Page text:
Indianapolis Symphonic Choir announces Augusta Read Thomas as newest commissioned composer, work to premiere in 2022

Joey Amato | May 13, 2020

One of the nation’s oldest and most established symphonic choruses, the Indianapolis Symphonic Choir announces renowned composer Augusta Read Thomas as its newest commissioned composer, with plans to premiere her work for chorus and orchestra in spring 2022. The announcement marks the third major commission for the Indianapolis Symphonic Choir in 18 years, following Kyle Gann’s “Transcendental Sonnets” in 2002, and Mohammed Fairouz’s “Zabur” in 2014, which the Choir subsequently performed at New York’s famed Carnegie Hall and recorded via Naxos Records.

A three-year process, the plans for a commissioned composer have long been a part of the organization’s strategic planning and fundraising efforts, made possible in part by the generosity of the Lilly Endowment and the Allen Whitehill Clowes Charitable Foundation. Early on, following discussion with leading professionals in the choral world including conductors, directors and music professors from many of the country’s leading musical institutions, the Choir focused on plans to engage a female composer in recognition of the significant yet still too infrequently heard work among this growing group of individuals.

“I am incredibly honored and excited to have the opportunity to present a new work by much-heralded composer Augusta Read Thomas,” said Indianapolis Symphonic Choir Artistic Director Eric Stark. “We are very proud to be partnering with a composer of worldwide stature, recognized depth and boundless promise, who has written works for the Chicago and Boston symphonies, the Berlin Philharmonic, the Cleveland Orchestra and the Washington Choral Arts Society. Just as we cherish the chance to ‘preserve’ the great works of the past by masters such as Bach, Beethoven and Mozart, we are equally committed to providing an opportunity to experience and support new works by the world’s top living composers. Our work together will help us extend our reach into the future by ensuring a place for new compositions.”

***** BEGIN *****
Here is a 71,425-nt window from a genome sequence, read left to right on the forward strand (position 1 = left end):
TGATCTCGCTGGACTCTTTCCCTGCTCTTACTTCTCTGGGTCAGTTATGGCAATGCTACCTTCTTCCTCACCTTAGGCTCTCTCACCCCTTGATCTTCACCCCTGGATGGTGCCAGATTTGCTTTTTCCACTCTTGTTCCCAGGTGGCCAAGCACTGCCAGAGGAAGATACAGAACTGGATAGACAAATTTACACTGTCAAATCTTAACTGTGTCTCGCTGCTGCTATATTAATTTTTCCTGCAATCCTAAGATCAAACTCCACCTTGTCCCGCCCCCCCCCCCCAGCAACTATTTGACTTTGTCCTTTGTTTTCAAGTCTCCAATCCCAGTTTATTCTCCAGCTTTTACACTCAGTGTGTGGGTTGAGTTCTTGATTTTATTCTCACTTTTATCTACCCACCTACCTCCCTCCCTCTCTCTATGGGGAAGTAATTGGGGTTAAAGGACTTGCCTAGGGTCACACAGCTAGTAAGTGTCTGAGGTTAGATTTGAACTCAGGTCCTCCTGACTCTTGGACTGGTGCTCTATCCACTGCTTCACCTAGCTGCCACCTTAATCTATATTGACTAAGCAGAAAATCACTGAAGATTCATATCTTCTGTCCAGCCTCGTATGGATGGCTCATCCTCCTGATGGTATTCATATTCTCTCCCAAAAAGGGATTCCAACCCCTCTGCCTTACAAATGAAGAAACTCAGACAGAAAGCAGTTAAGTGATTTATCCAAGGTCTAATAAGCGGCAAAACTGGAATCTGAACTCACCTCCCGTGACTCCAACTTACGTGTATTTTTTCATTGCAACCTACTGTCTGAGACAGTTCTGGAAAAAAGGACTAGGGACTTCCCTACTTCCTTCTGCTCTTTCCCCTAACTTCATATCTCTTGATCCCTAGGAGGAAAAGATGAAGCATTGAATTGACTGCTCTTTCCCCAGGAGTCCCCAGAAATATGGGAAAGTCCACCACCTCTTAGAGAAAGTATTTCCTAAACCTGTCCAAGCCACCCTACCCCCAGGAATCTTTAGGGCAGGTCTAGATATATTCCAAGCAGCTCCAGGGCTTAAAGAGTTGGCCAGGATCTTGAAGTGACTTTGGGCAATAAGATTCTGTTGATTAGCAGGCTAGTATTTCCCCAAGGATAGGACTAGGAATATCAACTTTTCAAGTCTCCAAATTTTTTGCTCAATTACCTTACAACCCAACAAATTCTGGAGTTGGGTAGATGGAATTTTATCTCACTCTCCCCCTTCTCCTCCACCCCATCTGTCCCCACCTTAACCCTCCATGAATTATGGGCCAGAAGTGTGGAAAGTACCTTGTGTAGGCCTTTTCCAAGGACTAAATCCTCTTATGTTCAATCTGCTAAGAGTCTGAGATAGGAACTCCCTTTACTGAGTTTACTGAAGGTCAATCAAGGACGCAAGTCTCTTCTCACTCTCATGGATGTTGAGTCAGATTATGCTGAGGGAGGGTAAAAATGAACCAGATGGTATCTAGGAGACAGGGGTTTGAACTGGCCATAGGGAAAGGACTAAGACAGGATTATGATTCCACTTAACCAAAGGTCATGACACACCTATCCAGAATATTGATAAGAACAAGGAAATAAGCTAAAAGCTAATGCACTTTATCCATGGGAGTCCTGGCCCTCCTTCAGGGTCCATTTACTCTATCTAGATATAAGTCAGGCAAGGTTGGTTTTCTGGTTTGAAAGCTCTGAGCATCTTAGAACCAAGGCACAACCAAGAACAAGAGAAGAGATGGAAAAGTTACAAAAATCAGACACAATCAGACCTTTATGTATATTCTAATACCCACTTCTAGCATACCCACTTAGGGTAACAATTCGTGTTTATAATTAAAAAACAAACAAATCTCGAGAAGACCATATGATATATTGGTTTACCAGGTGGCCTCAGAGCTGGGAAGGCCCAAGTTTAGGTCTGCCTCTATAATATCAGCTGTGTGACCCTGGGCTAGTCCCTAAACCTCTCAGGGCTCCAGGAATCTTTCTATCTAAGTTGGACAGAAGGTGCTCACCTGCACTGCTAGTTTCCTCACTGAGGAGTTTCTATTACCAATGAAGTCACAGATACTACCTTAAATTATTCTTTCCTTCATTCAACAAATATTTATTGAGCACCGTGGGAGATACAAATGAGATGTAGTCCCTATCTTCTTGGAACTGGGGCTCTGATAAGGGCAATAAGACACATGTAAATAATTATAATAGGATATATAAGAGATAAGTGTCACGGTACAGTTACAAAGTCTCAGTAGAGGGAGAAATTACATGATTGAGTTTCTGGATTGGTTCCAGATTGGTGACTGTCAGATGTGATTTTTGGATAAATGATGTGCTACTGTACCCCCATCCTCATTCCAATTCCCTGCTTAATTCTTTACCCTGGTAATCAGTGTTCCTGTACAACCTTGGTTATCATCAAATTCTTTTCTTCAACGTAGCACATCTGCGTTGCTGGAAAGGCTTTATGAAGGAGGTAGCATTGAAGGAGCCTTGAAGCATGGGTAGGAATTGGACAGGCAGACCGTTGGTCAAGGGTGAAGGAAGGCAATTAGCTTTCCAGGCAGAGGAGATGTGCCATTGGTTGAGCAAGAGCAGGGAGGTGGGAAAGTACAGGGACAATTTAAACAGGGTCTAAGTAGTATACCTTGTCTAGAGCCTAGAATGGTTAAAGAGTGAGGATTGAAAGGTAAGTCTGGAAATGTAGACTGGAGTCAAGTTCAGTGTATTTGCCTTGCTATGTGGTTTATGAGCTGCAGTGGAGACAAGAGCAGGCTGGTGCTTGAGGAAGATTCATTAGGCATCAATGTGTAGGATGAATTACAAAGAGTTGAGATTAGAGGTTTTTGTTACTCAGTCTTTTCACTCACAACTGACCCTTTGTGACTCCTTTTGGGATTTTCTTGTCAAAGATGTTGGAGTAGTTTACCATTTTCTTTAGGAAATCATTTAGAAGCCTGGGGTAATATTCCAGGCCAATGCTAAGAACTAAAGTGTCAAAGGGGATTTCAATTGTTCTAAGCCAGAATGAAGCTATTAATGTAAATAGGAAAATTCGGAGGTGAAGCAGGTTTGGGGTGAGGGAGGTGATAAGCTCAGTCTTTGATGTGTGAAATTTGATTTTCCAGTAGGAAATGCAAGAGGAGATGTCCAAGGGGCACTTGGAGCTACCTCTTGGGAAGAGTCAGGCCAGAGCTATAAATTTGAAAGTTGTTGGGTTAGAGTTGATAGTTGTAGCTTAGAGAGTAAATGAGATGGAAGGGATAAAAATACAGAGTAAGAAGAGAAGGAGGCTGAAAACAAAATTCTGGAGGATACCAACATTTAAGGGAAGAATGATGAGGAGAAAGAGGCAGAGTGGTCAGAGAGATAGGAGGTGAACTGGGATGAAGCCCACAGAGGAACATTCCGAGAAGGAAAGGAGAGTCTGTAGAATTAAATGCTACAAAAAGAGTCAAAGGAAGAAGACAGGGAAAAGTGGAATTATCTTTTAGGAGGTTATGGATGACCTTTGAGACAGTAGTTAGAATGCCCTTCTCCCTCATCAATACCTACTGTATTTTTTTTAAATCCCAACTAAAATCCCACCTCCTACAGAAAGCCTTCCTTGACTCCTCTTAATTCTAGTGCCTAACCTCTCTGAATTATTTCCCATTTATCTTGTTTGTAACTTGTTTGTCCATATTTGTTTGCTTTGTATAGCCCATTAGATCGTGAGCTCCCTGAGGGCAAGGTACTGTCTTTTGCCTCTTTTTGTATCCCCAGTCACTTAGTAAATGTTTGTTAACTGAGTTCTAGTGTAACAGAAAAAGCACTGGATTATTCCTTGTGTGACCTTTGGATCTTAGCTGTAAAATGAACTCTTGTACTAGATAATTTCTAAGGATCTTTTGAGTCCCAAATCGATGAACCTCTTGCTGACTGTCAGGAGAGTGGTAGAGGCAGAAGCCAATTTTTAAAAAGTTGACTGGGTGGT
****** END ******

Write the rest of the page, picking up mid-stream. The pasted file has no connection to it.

An influential teacher at Eastman, Northwestern, Tanglewood, and Aspen Music Festival, Thomas is only the 16th person to be designated University Professor at the University of Chicago (one of only eight currently holding the title). Thomas was the longest-serving Mead Composer-in-Residence with the Chicago Symphony, for Daniel Barenboim and Pierre Boulez, from 1997 through 2006. This residency culminated in the premiere of “Astral Canticle,” one of two finalists for the 2007 Pulitzer Prize in Music. During her residency, Thomas not only premiered nine commissioned orchestral works, but was also central in establishing the thriving MusicNOW series through which she commissioned and programmed the work of many living composers. Thomas was named the 2016 Chicagoan of the Year.

Recent and upcoming commissions include those from the Santa Fe Opera in collaboration with the San Francisco Opera and other opera companies, PEAK Performances at Montclair State University and the Martha Graham Dance Company, The Cathedral Choral Society of Washington D.C., The Indianapolis Symphony, Tanglewood, The Kaleidoscope Chamber Orchestra, Des Moines Symphony, Boston Symphony, the Utah Symphony, Wigmore Hall in London, JACK quartet, Third Coast Percussion, Spektral Quartet, Chicago Philharmonic, Eugene Symphony, the Danish Chamber Players, and the Fromm Foundation. She won the Ernst von Siemens Music Prize, among many other coveted awards. She is a member of the American Academy of Arts and Sciences, and a member of the American Academy of Arts and Letters.

“Composing for voice is a huge passion and as a result the largest part of my catalogue is music for voice(s),” said Thomas. “The human voice — possibly the most subtle, complex, and fragile yet forceful, flexible, seductive, and persuasive carrier of musical ideas and meanings — has always been an inspiration for and influence upon my entire musical thinking. I sing as I compose. When musicians ask me a question, I sing the answer.

“For every artist, in whatever area of creative endeavor, the receipt of a commission stirs the life force,” continued Thomas. “Commissioning new art is leap-of-faith; the commissioner does not know what they will receive. I feel profoundly fortunate for the Indianapolis Symphonic Choir’s investment in my life’s work. I cherish the collaboration with each and every musician in the Symphonic Choir family and look forward to devoting my strongest, focused efforts to sculpting this new composition.”

In addition to her upcoming work for the Indianapolis Symphonic Choir, the Indianapolis Symphony Orchestra will premiere her work “Sun Dance” on October 2, 2020.

Composers are invited to contact the Indianapolis Symphonic Choir at any time to share news of recent compositions and explore possible collaborations in the future. For more information, visit www.indychoir.org.